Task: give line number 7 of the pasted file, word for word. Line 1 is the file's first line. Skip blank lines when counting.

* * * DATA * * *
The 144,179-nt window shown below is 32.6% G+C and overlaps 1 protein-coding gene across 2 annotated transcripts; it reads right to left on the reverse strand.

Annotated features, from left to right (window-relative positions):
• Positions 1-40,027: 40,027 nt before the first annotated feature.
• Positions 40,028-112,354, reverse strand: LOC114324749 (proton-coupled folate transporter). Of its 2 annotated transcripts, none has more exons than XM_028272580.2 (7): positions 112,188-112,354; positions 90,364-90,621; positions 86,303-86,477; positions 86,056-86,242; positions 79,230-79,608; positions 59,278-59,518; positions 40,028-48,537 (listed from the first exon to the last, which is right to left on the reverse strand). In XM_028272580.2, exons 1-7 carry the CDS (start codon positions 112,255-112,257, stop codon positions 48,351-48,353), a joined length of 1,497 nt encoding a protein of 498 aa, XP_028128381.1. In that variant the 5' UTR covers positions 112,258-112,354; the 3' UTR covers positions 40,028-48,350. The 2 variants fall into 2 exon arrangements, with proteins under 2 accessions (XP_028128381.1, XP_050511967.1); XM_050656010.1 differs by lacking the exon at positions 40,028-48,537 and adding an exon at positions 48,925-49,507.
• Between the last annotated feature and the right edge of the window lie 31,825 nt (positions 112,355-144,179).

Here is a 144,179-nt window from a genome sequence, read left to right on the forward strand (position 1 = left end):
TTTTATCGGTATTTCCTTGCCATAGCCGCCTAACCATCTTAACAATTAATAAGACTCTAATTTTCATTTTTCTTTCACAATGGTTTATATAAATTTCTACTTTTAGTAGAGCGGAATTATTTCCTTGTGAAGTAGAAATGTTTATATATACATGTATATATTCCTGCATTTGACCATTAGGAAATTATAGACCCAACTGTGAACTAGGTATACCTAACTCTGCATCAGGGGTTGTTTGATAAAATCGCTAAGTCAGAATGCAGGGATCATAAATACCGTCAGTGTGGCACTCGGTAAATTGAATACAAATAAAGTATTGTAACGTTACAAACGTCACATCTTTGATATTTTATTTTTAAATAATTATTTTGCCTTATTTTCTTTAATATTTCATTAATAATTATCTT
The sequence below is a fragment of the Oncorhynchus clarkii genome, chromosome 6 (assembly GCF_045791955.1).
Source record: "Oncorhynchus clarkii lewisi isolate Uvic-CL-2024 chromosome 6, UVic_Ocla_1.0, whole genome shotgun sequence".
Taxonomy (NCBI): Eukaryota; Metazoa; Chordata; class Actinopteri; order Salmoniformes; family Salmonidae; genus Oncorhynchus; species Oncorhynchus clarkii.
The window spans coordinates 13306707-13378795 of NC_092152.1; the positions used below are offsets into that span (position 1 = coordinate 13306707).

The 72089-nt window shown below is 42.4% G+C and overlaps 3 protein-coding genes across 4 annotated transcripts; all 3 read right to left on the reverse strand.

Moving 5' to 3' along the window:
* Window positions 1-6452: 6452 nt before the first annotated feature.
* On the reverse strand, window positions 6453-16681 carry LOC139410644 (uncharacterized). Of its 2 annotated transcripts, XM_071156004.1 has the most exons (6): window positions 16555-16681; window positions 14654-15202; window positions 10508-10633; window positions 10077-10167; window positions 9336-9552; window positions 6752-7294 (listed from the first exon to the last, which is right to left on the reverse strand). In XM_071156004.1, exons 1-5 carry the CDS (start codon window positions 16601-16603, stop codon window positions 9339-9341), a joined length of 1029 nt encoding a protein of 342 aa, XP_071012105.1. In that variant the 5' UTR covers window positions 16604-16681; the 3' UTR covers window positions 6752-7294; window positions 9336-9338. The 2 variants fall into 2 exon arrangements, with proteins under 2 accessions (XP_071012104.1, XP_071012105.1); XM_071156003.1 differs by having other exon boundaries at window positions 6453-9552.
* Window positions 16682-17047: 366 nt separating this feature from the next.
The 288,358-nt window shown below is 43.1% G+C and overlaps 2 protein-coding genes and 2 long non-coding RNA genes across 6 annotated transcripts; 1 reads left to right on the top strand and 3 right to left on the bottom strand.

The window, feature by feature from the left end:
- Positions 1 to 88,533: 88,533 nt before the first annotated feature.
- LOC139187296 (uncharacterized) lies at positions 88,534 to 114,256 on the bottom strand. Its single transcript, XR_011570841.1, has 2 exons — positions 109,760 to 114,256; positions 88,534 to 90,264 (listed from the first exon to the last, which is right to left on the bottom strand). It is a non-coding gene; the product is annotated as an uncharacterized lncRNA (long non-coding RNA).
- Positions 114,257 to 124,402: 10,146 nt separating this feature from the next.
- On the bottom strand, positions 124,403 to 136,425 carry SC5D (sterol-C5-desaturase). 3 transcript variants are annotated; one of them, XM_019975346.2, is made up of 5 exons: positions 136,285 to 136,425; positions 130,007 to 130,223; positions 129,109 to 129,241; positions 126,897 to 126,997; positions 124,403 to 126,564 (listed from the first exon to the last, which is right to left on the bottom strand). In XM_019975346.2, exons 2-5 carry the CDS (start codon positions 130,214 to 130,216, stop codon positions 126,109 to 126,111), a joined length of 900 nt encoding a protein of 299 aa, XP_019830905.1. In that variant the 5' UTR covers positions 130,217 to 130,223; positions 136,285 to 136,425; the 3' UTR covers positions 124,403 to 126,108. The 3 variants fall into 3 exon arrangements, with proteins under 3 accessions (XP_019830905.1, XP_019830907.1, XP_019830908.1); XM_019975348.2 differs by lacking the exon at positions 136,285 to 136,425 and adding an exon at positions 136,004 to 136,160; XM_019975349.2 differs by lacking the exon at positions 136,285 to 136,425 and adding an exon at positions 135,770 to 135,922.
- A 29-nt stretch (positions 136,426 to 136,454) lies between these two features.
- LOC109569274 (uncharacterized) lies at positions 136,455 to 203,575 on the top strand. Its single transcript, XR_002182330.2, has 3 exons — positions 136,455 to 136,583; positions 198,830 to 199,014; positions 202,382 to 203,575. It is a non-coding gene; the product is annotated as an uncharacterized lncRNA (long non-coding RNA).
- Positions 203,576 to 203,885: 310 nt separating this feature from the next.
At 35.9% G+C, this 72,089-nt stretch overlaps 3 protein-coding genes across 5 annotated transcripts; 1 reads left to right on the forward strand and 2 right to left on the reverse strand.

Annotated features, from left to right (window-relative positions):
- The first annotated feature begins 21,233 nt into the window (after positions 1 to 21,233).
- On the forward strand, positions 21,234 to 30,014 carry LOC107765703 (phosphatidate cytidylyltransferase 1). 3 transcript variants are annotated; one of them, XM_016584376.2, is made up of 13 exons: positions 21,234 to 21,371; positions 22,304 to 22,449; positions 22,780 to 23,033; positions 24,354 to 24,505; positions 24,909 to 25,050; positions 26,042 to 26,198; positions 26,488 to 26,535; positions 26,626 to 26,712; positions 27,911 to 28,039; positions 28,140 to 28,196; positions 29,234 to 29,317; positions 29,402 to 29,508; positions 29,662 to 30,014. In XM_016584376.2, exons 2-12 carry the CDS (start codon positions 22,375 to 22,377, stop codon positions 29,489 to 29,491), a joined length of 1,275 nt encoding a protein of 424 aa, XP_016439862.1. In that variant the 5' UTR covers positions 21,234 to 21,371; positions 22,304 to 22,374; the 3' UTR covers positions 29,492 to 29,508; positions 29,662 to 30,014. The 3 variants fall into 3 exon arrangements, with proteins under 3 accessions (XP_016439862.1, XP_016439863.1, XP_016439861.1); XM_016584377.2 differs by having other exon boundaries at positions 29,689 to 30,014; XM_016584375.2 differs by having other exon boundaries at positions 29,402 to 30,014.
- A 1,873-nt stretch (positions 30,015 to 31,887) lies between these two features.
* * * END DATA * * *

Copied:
TTTTATCGGTATTTCCTTGCCATAGCCGCCTAACCATCTTAACAATTAATAAGACTCTAATTTTCATTTTTCTTTCACAATGGTTTATATAAATTTCTACTTTTAGTAGAGCGGAATTATTTCCTTGTGAAGTAGAAATGTTTATATATACATGTATATATTCCTGCATTTGACCATTAGGAAATTATAGACCCAACTGTGAACTAGGTATACCTAACTCTGCATCAGGGGTTGTTTGATAAAATCGCTAAGTCAGAATGCAGGGATCATAAATACCGTCAGTGTGGCACTCGGTAAATTGAATACAAATAAAGTATTGTAACGTTACAAACGTCACATCTTTGATATTTTATTTTTAAATAATTATTTTGCCTTATTTTCTTTAATATTTCATTAATAATTATCTT